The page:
Referral Purgatory

4 02 2011

In retrospect I am sure some of my referral angst had more to do with other life events than Little Dude’s specifics.

PJ and Lincoln, September 2009

SAG was in negotiations for his new job which would require us to move half-way across the country to an unfamiliar town where we had no support system.

Our almost-16-yr-old dog, Lincoln, finally succumbed to pain and we kept our promise to honor and care for him by having him euthanized on January 18th.

It was the rainy season in Oregon.  Unless you have lived through three straight months of rain and have known that you had three more to go, it is hard to imagine how it can affect your psyche.

While my heart, soul and brain continued to wrestle with the decision, we proceeded with gathering more information and having a pediatrician look over what scant data we had.

Initially we received info that was a few months old.  I immediately contacted our agency and asked if we could have updated medical statistics. True to their make-no-promises, ultra-conservative nature, they told me that Little Dude was still in the rural care center and therefore it might take up to two weeks to get new info.  Hmmm, where do you go from there?  Can you make a kid wait in limbo for two weeks?  Of course they actually had the new data we requested back to me in less than 24 hours, but the whole situation added an additional layer of stress.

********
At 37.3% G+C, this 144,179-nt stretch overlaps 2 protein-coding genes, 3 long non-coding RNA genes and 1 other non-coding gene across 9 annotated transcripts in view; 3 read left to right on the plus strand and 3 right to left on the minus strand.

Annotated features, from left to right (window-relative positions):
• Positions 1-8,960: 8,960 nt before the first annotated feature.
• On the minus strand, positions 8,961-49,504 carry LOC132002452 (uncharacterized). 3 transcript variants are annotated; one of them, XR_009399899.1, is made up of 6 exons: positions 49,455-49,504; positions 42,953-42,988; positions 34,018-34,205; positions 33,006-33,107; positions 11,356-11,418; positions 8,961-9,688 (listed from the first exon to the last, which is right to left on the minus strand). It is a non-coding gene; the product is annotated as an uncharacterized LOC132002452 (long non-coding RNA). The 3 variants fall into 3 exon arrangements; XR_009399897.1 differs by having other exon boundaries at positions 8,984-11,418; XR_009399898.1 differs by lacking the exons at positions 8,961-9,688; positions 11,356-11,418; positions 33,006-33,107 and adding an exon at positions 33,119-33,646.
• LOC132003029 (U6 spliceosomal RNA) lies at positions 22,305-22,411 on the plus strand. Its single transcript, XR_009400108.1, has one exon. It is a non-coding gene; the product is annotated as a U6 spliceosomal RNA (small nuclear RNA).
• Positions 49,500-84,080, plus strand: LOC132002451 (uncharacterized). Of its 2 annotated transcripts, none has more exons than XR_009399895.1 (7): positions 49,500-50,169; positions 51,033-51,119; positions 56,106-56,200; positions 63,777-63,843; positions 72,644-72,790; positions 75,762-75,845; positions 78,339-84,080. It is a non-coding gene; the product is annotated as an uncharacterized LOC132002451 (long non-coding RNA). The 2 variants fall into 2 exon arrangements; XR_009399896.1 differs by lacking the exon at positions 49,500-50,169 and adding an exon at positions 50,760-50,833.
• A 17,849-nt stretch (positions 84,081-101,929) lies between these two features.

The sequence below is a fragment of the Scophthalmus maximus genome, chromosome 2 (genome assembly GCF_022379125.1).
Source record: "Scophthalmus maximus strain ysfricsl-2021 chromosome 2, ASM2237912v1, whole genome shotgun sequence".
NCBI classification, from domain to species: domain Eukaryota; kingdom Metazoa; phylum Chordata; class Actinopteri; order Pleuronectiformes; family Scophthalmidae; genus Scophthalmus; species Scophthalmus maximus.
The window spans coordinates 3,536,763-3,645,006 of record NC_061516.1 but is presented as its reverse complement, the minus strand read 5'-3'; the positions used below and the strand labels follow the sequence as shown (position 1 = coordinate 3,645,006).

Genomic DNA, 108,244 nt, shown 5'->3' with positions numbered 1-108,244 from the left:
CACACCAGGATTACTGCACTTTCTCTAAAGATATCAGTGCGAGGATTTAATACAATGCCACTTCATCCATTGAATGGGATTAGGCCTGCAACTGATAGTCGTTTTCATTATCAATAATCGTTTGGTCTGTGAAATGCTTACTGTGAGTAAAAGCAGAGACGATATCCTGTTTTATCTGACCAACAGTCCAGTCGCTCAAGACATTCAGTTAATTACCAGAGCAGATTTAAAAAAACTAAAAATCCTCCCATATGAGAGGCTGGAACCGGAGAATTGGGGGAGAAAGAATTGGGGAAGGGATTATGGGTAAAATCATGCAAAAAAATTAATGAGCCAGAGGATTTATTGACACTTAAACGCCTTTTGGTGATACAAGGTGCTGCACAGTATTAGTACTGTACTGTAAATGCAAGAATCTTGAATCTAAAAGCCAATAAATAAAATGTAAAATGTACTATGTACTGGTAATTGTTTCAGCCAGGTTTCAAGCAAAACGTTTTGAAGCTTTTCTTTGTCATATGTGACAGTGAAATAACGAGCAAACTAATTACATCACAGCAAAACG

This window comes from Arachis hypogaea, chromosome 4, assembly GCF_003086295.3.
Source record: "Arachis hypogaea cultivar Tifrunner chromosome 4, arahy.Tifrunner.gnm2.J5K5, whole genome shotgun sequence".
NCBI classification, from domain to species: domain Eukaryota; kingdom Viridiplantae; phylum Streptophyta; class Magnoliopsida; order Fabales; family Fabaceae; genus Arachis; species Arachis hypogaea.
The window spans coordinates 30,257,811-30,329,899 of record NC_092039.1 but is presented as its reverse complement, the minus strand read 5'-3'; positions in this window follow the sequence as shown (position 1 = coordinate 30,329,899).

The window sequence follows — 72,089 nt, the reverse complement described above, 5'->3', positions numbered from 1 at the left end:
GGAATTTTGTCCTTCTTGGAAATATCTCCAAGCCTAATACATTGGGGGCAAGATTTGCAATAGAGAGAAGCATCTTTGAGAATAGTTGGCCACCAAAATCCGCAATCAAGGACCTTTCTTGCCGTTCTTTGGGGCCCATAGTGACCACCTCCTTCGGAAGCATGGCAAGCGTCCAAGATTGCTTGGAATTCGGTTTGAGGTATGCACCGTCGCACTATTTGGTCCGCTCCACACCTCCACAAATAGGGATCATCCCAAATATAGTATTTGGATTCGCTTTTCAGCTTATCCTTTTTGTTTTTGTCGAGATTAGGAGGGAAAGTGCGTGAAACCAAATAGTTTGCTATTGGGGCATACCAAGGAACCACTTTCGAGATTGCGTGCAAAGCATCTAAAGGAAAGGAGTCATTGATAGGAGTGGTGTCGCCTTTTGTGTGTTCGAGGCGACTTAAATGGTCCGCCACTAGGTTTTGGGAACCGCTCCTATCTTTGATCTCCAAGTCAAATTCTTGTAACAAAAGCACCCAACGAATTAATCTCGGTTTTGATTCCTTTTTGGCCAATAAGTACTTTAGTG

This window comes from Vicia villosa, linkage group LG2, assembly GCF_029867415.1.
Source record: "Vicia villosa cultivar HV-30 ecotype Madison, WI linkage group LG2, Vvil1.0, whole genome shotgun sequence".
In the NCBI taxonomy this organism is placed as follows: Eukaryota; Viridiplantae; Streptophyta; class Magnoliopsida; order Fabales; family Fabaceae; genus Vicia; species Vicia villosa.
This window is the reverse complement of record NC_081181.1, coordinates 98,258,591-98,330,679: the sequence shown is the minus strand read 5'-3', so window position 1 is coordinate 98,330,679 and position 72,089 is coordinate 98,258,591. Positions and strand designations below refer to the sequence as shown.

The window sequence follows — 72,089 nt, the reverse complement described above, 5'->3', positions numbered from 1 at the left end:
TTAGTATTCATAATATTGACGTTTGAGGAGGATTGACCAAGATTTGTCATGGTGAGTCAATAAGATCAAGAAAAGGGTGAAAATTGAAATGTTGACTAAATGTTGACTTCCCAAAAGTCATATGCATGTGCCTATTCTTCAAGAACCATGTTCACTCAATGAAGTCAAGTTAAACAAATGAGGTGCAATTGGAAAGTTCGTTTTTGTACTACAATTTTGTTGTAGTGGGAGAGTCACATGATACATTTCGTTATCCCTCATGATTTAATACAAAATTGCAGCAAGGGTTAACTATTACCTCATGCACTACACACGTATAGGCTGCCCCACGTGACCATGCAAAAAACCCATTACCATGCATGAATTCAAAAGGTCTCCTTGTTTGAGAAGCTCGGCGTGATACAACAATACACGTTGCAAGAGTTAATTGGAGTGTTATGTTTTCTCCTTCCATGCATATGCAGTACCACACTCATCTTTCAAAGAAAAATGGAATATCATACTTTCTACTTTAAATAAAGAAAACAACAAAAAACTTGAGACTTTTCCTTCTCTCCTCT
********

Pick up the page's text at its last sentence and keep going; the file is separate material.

The positive side of having such a conservative agency is knowing that if there is any sign of a problem, they are likely to warn you about it.  Because everything looked good, and because Little Dude was old enough that real milestones could be evaluated, we decided to forgo sending his records to an IA specialist.

I did make a visit to our regular pediatrician.  He looked over the data and summarized the entire situation with, “Well, he looks to be healthy.  I would be remiss if I did not mention potential attachment problems.”  Of course I took that opportunity to educate him about the Ethiopian adoption system and why we felt confident we had limited exposure to that problem… (naivety and denial and luck, naivety and denial and luck, naivety and denial and luck.)

I did talk to a few select friends about my feelings, my worries and my fears.  And I once again realized how little I knew about the process I was undergoing.  “What happens if you do not accept a specific referral?” they asked.  I actually had no idea.

I did know who could answer that question for me, and she happened to be an adoptive mother herself.  Oh, and she knew me well, at least on paper.  On the other hand, she didn’t really know me at all – and I kind of thought that might give her an interesting perspective on the entire thing.  I decided to call our home-study social worker (Eileen) and talk to her.  This was a scary call to make.  I would be revealing myself to someone who knew me for less than a decade.  I would be revealing myself to someone who had the power to take the decision out of my hands.  She had the authority to yank back the referral and say, “I am sorry, but with thoughts like that you do not deserve this child.”

I try never to make decisions based in fear.  I keep a copy of “Let Us Have Faith” by Helen Keller on my computer. (Currently posted on my sidebar.)  I found myself referring to it again and again during our adoption process.